Wednesday, December 8, 2010

Kitchen Tip: Calibrate Your Candy Thermometer

This is very useful information for this time of year and I am reposting this from the “Our Best Bites” blog.


During December, we're going to be doing some extra posts to help you guys make it through the holiday season with your sanity in tact!

This is a really quick tip that will help you in all your candy-making endeavors (like Apple Cider Caramels and Peanut Brittle). When you're making candy, being able to accurately measure the temperature is absolutely essential, but how do you know if your candy thermometer is accurate or not?

First, you need a pot, any size, of water.


Clip the thermometer onto the side of the pan, making sure the knob on the bottom of the thermometer (anyone have a more accurate term for me? It's 1:43 in the afternoon and I'm still in my pajamas if that gives you any idea of where my brain is right now...) isn't touching the bottom of the pan.

Now, bring the pan of water to a rolling boil over high heat. Let it boil for 10 minutes (make sure you're using a big enough pan that you have enough water to last 10 minutes). The boiling point of water is different depending on where you live (thanks readers!) so check this calculator to find out.   So, say your thermometer says 202 degrees, and you know that the boiling point is 212. You'll know that you need to add 10 degrees to whatever your thermometer says. On the flip side, if the thermometer reads at 222 degrees, you need to subtract 10 degrees from whatever the thermometer is reading.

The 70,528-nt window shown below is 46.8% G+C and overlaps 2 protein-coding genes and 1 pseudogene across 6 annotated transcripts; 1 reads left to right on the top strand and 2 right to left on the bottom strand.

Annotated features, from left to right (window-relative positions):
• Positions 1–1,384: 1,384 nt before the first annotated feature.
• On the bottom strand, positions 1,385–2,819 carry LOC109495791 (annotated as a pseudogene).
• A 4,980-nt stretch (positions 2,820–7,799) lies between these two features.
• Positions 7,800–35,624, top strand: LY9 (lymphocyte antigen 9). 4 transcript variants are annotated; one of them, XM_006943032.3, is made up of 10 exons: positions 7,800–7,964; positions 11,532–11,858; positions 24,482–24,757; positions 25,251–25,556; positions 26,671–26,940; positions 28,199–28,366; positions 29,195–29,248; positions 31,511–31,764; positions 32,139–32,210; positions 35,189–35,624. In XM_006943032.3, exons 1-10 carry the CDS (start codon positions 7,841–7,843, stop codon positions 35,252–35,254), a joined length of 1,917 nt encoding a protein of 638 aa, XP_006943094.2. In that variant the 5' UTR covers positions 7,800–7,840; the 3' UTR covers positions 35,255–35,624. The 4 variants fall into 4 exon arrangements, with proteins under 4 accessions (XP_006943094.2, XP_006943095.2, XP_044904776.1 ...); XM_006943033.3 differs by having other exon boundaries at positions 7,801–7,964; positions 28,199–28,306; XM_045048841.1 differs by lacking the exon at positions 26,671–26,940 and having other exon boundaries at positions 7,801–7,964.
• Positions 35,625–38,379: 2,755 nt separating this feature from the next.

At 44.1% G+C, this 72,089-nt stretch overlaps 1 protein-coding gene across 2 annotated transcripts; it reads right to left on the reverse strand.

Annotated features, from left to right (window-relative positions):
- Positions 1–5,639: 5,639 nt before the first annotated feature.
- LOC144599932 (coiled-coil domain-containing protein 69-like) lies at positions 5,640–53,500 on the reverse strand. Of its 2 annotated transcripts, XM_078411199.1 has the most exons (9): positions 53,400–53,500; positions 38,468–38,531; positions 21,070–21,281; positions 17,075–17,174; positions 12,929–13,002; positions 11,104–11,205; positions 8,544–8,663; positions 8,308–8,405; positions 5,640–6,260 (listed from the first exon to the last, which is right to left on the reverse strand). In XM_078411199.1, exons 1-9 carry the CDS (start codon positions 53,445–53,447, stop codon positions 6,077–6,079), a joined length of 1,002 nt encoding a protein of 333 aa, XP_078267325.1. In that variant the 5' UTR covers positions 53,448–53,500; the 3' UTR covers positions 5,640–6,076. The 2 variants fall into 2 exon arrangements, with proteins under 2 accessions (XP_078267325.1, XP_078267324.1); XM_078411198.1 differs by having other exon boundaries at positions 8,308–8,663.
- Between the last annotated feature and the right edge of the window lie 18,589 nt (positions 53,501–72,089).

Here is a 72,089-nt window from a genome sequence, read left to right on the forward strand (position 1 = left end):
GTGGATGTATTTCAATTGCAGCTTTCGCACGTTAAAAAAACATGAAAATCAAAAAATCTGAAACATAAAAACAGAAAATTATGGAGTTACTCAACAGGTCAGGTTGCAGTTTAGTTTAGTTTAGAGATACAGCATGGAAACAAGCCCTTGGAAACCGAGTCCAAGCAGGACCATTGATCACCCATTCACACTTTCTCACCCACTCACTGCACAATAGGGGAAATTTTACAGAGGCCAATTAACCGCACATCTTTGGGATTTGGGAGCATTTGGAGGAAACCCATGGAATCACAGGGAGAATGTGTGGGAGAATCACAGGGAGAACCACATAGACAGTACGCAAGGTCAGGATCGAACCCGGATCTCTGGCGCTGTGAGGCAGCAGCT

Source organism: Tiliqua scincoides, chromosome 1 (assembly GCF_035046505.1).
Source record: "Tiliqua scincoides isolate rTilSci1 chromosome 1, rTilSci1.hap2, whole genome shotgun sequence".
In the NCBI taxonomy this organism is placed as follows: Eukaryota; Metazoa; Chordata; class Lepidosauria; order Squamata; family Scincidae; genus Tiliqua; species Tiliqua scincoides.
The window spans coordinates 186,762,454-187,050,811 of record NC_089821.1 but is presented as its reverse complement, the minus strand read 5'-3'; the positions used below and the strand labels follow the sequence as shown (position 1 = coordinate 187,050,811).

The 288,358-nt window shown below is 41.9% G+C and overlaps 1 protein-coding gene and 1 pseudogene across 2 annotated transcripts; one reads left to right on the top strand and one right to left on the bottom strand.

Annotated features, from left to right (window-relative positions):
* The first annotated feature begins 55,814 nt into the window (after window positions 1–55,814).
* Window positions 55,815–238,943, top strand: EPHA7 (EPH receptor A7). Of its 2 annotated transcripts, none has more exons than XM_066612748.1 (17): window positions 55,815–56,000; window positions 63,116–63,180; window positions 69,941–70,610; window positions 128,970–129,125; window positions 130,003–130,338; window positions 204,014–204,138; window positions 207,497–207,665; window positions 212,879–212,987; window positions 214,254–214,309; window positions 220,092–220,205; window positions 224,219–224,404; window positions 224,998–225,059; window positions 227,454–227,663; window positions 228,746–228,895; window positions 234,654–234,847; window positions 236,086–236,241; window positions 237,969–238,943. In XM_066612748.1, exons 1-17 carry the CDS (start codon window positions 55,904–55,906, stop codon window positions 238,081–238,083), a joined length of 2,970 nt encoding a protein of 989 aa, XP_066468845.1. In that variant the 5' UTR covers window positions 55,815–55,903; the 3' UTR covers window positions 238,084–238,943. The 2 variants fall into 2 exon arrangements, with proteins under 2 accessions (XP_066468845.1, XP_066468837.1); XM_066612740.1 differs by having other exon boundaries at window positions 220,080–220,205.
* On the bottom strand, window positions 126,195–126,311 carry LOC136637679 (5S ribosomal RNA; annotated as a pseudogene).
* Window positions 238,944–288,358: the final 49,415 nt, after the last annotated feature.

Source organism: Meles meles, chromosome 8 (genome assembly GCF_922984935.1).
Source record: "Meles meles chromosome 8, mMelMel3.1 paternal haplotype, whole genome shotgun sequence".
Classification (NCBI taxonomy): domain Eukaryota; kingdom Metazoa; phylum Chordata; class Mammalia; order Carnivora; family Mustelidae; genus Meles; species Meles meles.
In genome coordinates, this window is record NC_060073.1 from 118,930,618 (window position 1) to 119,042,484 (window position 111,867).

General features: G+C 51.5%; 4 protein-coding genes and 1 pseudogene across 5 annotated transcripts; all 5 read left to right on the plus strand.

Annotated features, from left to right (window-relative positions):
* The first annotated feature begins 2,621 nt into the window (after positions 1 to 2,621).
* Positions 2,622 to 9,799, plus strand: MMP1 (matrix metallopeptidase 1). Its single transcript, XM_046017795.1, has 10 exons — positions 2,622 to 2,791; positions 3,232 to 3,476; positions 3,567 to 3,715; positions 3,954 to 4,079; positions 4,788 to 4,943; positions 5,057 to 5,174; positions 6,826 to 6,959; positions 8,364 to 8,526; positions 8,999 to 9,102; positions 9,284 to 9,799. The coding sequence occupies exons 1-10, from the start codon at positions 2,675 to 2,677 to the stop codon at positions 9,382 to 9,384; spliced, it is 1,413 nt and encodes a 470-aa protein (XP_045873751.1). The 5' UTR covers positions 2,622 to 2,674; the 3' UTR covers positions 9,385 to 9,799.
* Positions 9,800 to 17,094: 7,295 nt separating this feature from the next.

To make sure you remember, you can either write "+ ____" or "-____" (whatever the difference is) directly onto the thermometer with a Sharpie or onto a piece of tape that you can wrap around the thermometer or its protective sheath.

And...just in case you get confused by things like this (because I do ALL the time!), here it is in a nutshell:

--If the temperature reads above 212 F (or whatever your boiling point is), you need to subtract 212 from the number your thermometer is displaying and then, when you're making candy, subtract that number from the reading you get on the thermometer.

--If the temperature reads below 212 F (or whatever your boiling point is), you need to subtract that number from 212. When you're making candy, add that number to the number you get from the thermometer reading.

--Be sure to record how much you need to add or subtract in a place that's easy to remember.

--Re-calibrate your thermometer at least once a year, or just buy a new one!

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